Monday, August 17, 2015

Trimet board of sock puppets ready to ignore public concerns as usual

 Any experienced Trimet watcher knows that these tax increases are automatic. Public testimony is taken because they have to listen to it. The Trimet  was created specifically to avoid public accountability

TriMet is poised to increase its payroll tax to fund expanded transit service within a month — despite opposition from some that pay it in the business community.

The regional transit agency's staff has proposed increasing the payroll tax 1/10th of 1 percent over 10 years. All members of the Board of Directors who attended the first hearing on the proposed increase spoke in favor of it last Wednesday. (of course) The board is scheduled to vote on the increase at its Sept. 16 meeting.
"No one like to see increased fees but everyone want to see improved service," said director Craig Prosser,(insider crony) the retired city manager of Tigard, who called the increase necessary.
Representatives of the Portland Business Alliance and the Westside Economic Alliance testified that paying the increase would be a burden for many businesses, however.
Marion Haynes, the PBA's vice president of government affairs and economic development, noted TriMet had approved a similar increase in 2004 that only ended in 2014. She said the cumulative effect would be a 37 percent increase over a little more than 20 years.
"That's a large increases," Haynes said. "We've heard from some businesses who've calculated the increase, and they think it's a doozie."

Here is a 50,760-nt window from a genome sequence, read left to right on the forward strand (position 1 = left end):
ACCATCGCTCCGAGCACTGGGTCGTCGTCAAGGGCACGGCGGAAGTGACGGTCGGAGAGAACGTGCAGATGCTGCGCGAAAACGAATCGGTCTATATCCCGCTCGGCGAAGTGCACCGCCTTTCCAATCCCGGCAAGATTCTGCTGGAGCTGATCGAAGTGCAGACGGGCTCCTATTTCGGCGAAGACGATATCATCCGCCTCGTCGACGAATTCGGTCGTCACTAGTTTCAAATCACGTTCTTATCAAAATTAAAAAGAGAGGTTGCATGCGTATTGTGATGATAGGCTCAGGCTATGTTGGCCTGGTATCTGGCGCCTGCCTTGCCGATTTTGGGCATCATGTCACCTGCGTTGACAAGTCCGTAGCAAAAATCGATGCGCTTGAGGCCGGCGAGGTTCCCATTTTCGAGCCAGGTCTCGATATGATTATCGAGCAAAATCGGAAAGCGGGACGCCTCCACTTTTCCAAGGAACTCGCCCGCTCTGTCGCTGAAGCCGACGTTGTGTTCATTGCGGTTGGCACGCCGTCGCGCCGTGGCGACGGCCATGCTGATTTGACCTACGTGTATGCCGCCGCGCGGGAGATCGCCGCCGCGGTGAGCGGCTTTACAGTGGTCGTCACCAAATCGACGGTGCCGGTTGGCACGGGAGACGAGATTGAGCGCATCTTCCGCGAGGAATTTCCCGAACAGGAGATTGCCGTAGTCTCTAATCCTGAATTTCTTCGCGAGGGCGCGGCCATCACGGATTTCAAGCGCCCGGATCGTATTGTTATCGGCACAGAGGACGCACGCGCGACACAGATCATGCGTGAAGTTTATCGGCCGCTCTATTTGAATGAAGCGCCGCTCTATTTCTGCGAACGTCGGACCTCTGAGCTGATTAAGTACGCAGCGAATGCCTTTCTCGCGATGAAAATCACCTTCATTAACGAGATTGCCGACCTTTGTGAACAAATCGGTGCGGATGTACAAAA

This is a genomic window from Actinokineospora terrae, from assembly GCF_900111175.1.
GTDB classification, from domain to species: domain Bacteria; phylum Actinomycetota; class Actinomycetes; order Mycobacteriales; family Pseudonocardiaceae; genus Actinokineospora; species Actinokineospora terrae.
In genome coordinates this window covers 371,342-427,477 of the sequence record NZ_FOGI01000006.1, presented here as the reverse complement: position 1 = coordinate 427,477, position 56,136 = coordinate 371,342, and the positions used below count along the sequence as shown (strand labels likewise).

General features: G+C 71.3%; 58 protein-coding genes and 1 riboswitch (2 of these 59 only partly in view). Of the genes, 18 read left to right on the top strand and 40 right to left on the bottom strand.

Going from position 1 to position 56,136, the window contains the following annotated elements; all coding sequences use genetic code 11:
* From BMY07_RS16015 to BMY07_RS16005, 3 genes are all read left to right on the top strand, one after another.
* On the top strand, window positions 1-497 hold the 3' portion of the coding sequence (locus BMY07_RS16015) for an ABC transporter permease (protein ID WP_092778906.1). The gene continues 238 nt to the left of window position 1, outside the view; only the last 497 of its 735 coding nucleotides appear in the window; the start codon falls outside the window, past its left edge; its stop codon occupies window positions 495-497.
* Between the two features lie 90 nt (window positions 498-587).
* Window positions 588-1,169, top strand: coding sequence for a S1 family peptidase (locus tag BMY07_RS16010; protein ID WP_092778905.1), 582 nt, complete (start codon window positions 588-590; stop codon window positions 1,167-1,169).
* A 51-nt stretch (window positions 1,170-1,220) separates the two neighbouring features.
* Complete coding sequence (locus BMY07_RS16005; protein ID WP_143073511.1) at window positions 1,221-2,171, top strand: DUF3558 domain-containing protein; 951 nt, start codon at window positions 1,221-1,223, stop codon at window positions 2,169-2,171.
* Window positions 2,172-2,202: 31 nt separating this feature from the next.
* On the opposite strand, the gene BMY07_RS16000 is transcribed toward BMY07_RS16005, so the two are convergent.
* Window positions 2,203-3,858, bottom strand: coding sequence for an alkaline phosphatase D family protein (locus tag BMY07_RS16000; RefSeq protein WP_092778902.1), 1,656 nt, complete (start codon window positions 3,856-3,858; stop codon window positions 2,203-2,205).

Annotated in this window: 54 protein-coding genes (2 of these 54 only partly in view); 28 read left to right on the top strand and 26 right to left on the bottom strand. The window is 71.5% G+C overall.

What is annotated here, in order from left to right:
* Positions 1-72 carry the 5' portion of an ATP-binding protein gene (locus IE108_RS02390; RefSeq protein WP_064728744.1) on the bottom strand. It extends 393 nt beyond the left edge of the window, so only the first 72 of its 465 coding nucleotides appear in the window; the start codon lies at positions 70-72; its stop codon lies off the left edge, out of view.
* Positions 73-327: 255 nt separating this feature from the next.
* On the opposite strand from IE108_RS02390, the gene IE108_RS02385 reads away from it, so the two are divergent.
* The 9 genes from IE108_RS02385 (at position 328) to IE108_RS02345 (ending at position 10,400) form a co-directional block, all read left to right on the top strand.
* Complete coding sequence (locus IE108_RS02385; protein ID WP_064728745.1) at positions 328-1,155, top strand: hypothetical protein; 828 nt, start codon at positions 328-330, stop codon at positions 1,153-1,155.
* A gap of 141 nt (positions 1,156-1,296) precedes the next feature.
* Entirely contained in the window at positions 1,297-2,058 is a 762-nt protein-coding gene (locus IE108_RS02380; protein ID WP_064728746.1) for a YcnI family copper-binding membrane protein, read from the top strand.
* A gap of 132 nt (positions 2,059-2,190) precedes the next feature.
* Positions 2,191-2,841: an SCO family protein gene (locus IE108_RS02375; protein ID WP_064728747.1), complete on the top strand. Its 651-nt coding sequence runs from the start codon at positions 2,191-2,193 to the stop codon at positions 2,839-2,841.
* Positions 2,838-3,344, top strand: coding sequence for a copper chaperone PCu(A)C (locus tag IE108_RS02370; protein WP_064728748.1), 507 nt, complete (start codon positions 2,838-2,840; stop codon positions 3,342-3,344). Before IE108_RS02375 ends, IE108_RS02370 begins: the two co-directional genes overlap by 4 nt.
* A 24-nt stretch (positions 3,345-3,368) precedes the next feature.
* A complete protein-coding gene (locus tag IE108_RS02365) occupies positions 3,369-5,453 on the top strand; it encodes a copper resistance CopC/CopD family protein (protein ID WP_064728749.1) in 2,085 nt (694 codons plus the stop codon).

Pam Treece, the WEA's executive director, agreed.
"The increase is high and will be difficult for many businesses," she said.
Both Haynes and Treece testified their organizations support the goal of the increase, however, which is to fund Service Enhancement Plans that TriMet has developed to meeting the growing transit needs in different parts of its service region.
The increase was supported by six witnesses selected by TriMet to testify at the hearing, however. They included: Tom Kelly, president of Neil Kelly Remodeling  and chair of the Portland Development Commission; Matt Cato, director of the Office of Respect Life, Justice and Peace in the Archdiocese of Portland; Forest Grove Mayor Peter Truax; and Steve De Angelo, owner of De Angelo's Catering & Events. They all testified enhanced transit was necessary to reduce congestion, serve the needs of the poor, and fight climate change.
"Congestion is terrible and its effecting every business and neighborhood," said Kelly, adding that his company can no longer guarantee when its workers will arrive at their job sites with certainly.
The payroll tax is TriMet's largest source of operating revenue, accounting for about 60 precent on an annual basis. It is authorized by the Oregon Legislature, which had previously given TriMet approval to increase it when the economy was in good condition. A report prepared by the ECONorthwest consulting firm reviewed at the meeting said the Portland area economy has recovered from the Great Recession.
The PBA and WEA also asked the board to stop the increases after five years and review whether they were bringing in more revenue than projected. The board did not agree to what it called a "hard stop" but promised it would review collection after five years anyway.(usual bullshit)
At the hearing, TriMet said the median increase is only $8 in the first year and $82 at the end of the 10 years. But PBA President and CEO Sandra McDonough, says the increase on larger businesses is much more.
“We are hearing from large employers who are projecting major six-figure boosts in their payroll tax after the full 10-year increase is implemented. We support TriMet’s proposal to increase transit service, especially to employment centers, and are working with them on this proposal. But it is important to acknowledge that this is a significant increase,” says McDonough.
The ordinance being consider by the board can be read here. 

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